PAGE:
A jury has begun deliberation in the trial of El Shafee Elsheikh, a British Isis fighter who is accused of involvement in a vast hostage-taking scheme that caused the deaths of British, American and Japanese hostages.
Elsheikh, 33, is the most high profile member of the notorious terror group to stand trial in the US. The Sudanese-born Londoner is alleged to have been part of an Isis hostage-taking cell operating in Syria that was dubbed the Beatles by their captives.
That kidnapping scheme led to the killing of American journalists James Foley and Steven Sotloff, and aid workers Kayla Mueller and Peter Kassig. The indictment also holds him responsible for the deaths of British aid workers David Haines and Alan Henning, and Japanese journalists Haruna Yukawa and Kenji Goto.
In closing arguments on Wednesday, prosecution attorney Raj Parekh said Elsheikh had engaged in “systematic, premeditated, and relentless abuse and torture” of the hostages under his watch.
“We have built you a mosaic of evidence. Some pieces may be bigger than others, but together, they form a clear and complete picture,” he added.
Over three weeks, the jury heard evidence from former hostages, families of his alleged victims, another former Isis fighter and US officials who interviewed Elsheikh following his capture.
The so-called Beatles, whom the prosecution named as Elsheikh, Alexanda Kotey and Mohammed Emwazi, stand accused of at least 26 kidnappings in Syria between 2012 and 2015, most of them Westerners. Emwazi, who was killed in a drone strike in 2015, was thought to be the ringleader of the group and carried out the executions of hostages. Kotey pleaded guilty in September 2021 to her involvement in the murders of Foley, Sotloff, Meuller and Kassig, and is due to be sentenced next month.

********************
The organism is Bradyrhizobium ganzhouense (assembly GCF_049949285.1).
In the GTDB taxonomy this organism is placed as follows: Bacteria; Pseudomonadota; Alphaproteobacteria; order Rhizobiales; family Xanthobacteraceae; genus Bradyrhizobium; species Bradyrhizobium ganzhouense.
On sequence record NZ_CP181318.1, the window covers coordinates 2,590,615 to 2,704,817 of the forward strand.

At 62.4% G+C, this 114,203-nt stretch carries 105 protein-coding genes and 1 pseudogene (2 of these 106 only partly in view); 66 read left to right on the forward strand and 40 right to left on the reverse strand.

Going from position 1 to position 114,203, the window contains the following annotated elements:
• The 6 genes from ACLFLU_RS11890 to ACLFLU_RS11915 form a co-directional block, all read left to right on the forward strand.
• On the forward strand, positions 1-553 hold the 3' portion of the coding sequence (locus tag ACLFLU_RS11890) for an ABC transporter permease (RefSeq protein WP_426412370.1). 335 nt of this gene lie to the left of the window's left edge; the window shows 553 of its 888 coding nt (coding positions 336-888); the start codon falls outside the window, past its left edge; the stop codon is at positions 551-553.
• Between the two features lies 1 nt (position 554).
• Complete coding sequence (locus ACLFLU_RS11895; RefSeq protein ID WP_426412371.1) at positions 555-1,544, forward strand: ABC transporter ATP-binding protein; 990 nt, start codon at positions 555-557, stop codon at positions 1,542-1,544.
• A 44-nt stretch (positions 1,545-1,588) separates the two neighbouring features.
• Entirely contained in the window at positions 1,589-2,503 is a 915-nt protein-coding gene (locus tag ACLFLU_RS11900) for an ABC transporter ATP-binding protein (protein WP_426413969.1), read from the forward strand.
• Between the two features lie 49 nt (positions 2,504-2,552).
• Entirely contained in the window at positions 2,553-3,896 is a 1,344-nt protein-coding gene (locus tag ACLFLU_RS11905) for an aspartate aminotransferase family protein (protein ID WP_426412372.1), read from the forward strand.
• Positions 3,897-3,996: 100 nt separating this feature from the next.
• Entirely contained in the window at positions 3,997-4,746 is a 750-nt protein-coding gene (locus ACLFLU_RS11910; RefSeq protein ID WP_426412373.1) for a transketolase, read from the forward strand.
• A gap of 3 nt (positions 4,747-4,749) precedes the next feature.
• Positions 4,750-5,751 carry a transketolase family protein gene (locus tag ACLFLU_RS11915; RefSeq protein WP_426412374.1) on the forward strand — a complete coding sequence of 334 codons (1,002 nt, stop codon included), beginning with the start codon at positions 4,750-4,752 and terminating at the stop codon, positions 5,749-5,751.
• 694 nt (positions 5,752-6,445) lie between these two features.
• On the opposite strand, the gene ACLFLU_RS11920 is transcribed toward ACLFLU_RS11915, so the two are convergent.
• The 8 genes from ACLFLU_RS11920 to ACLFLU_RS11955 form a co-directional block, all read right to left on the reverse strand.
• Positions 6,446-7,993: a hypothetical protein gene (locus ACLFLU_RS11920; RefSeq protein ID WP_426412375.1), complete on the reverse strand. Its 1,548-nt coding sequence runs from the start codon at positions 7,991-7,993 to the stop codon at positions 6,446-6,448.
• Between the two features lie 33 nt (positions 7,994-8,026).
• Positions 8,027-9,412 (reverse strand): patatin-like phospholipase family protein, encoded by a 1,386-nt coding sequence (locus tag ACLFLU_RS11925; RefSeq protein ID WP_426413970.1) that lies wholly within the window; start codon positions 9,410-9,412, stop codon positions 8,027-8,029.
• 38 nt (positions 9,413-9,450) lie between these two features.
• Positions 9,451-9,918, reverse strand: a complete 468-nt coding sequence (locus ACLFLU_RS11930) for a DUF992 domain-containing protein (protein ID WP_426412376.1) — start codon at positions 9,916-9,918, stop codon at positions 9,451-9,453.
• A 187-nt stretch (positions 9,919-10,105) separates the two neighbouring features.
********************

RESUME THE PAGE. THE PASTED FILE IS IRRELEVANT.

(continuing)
“The evidence demonstrates that they grew up together, radicalized together, fought as high-ranking Isis fighters together, held hostages together, tortured and terrorized hostages together, and after Emwazi was killed, Elsheikh and Kotey were ultimately captured in Syria together,” Mr Parekh said.
Elsheikh’s defense team has denied that he was a member of the Beatles, and instead claimed he was “a simple Isis soldier.” But his own words from him — information he corroborated in interviews with media outlets while in detention — formed a crucial part of the prosecution’s evidence.
Throughout the trial, the prosecution has interspersed testimony from witnesses about their time in Beatles captivity with interviews given by Elsheikh to various journalists.
In those interviews he named some of the western hostages who he watched over, admitted to collecting emails for use in ransom notes, and to beating them.
“I’ve hit most of the prisoners,” he told one interviewer, in a video shown to the court. “I did have transgressions. I did transgress physically,” he said, when asked about the beatings.
He also tried to justify his ill-treatment of prisoners by claiming it was necessary to keep prisoners in line because they didn’t have a proper facility to prevent them from escaping.
“Subduing prisoners is used as a preventative of escape,” he said.
Elsheikh’s defense team tried to have those videos thrown out of evidence, suggesting that he was forced by his Kurdish guards to give confessions during his detention. That motion was denied by the judge, who claimed wellness checks by US officials who visited him at the jail showed no signs of mistreatment. Elsheikh’s lawyers said during the trial that he lied about being a Beatle in the interviews so he could be arrested by US law enforcement instead of being transferred to Iraq, where Isis fighters were being handed death sentences in speedy trials.